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Misguided beliefs drive pro-vaccine policy opposition

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Misinformed vaccine beliefs are by far the strongest driver of opposition to pro-vaccination public policies, according to new research.

The new research finds that misinformed beliefs about vaccines drive opposition more than political partisanship, education, religiosity, or other sociodemographic factors.

“There are real implications here for a vaccine for COVID-19.”

While there is broad support in the United States for pro-vaccination policies, as many as 20% of Americans hold negative views about vaccines. The new findings show how misperceptions about vaccination have the potential to shape public policy.

The study is based on a multi-wave panel survey of 1,938 US adult respondents conducted in 2019, during the United States’ largest measles outbreak in a quarter-century.

The researchers found that belief in a group of negative misperceptions about vaccination:

  • reduced the probability of strongly supporting mandatory childhood vaccines by 70%,
  • reduced the probability of strongly opposing religious exemptions by 66%, and
  • reduced the probability of strongly opposing personal belief exemptions by 79%.

“There are real implications here for a vaccine for COVID-19,” says lead author Dominik Stecula, a former postdoctoral fellow at the Annenberg Public Policy Center (APPC) of the University of Pennsylvania and now an assistant professor of political science at Colorado State University.

“The negative vaccine beliefs we examined aren’t limited only to the measles, mumps, and rubella (MMR) vaccine, but are general attitudes about vaccination. There needs to be an education campaign by public health professionals and journalists, among others, to preemptively correct misinformation and prepare the public for acceptance of a COVID-19 vaccine.”

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Overall, the researchers found strong support for pro-vaccination policies in the United States:

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  • 72% of US adults strongly or somewhat supported mandatory childhood vaccination,
  • 60% strongly or somewhat opposed religious exemptions for vaccines, and
  • 66% strongly or somewhat opposed personal belief exemptions in their states.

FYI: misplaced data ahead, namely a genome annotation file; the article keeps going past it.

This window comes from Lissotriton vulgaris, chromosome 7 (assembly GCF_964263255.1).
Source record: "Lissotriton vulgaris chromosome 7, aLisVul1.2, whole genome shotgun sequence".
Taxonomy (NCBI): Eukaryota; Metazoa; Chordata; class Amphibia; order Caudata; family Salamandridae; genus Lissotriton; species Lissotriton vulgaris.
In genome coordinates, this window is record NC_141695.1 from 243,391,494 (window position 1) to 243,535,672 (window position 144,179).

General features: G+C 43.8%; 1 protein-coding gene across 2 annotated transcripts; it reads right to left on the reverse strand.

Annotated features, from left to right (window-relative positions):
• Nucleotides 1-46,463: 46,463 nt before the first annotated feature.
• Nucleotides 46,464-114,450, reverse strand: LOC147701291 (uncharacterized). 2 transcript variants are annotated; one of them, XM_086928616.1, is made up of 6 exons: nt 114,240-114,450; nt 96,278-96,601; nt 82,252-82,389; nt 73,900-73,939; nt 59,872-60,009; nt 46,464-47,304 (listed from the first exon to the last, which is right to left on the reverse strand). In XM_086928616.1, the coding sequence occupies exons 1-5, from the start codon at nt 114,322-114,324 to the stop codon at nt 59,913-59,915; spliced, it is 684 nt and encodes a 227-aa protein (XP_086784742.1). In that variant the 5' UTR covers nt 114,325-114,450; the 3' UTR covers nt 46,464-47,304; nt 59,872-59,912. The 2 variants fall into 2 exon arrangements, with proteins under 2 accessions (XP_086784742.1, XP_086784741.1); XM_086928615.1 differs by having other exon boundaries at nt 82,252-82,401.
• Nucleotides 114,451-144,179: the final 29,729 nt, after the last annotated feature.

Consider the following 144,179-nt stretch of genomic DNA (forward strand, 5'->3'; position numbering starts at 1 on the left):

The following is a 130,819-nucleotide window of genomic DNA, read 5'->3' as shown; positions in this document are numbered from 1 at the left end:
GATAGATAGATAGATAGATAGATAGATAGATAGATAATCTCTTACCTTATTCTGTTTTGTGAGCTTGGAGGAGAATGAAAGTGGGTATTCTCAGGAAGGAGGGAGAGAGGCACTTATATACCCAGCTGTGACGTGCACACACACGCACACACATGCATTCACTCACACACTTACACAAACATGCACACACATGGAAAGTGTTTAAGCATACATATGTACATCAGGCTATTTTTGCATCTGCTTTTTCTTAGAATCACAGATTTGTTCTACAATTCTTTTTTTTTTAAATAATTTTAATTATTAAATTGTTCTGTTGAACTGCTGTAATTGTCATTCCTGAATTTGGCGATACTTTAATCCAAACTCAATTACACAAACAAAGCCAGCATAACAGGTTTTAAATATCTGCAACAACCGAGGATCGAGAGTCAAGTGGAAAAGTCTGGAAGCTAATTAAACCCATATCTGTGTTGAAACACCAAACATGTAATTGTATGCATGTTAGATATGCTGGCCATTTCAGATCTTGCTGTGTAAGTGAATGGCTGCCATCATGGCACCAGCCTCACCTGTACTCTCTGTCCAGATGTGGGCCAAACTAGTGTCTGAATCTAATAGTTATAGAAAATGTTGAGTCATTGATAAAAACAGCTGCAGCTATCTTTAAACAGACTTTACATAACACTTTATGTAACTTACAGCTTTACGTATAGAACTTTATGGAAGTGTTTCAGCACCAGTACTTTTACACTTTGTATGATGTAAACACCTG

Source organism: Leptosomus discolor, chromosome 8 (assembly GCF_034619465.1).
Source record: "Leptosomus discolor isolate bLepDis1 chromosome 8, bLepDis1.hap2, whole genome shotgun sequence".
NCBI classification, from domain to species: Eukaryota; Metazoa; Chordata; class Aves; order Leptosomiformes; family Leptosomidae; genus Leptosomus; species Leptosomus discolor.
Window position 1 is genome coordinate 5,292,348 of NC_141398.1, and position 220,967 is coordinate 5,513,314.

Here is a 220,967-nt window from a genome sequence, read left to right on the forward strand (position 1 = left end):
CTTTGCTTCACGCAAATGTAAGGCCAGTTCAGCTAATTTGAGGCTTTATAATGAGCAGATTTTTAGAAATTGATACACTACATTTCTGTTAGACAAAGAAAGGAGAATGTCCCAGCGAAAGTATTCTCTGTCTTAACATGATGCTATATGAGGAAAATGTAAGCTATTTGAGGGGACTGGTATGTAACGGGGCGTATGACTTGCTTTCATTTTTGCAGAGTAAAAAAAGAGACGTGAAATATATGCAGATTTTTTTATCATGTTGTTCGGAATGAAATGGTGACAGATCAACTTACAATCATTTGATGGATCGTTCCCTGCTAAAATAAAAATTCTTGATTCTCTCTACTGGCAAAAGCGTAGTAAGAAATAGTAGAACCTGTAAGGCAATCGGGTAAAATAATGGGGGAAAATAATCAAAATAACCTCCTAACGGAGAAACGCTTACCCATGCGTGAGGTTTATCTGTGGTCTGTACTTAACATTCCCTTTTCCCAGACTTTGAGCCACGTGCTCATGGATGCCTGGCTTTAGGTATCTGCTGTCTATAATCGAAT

“On the one hand, these are big majorities: Well above 50% of Americans support mandatory childhood vaccinations and oppose religious and personal belief exemptions to vaccination,” says Kuru, an assistant professor of communications and new media at the National University of Singapore. “Still, we need a stronger consensus in the public to bolster pro-vaccine attitudes and legislation and thus achieve community immunity.”

With the current COVID-19 pandemic, the portion of the population that needs to be exposed to the disease or inoculated to achieve community immunity is not yet known.

The researchers drew from a probability-based, nationally representative sample of US adults, specifically from two waves conducted in February-March and September-October 2019. They measured negative beliefs in vaccination by asking respondents about four common claims by those who view vaccination skeptically, including the beliefs that: vaccines cause autism; vaccines are full of toxins; delaying vaccination and altering the vaccine schedule is not harmful; and developing natural immunity by catching the disease is superior to getting vaccinated.

The analysis controlled for a variety of theoretically relevant variables that could shape views about vaccination, including gender, education, income, and age, as well as self-described religiosity, partisanship, the presence of children in the household, and recent exposure to news about the MMR in the news and social media.

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An earlier study from the Annenberg Public Policy Center, also using survey data collected during the 2018-19 measles outbreak, found that people who rely on social media were more likely to be misinformed about vaccines. Another study found that people who used conservative or social media at the outset of the COVID-19 pandemic were more likely to be misinformed about how to prevent the virus and believe conspiracy theories about it.

The research appears in the American Journal of Public Health. Additional researchers from APPC and the University of Illinois at Urbana-Champaign contributed to the work.

Source: University of Pennsylvania

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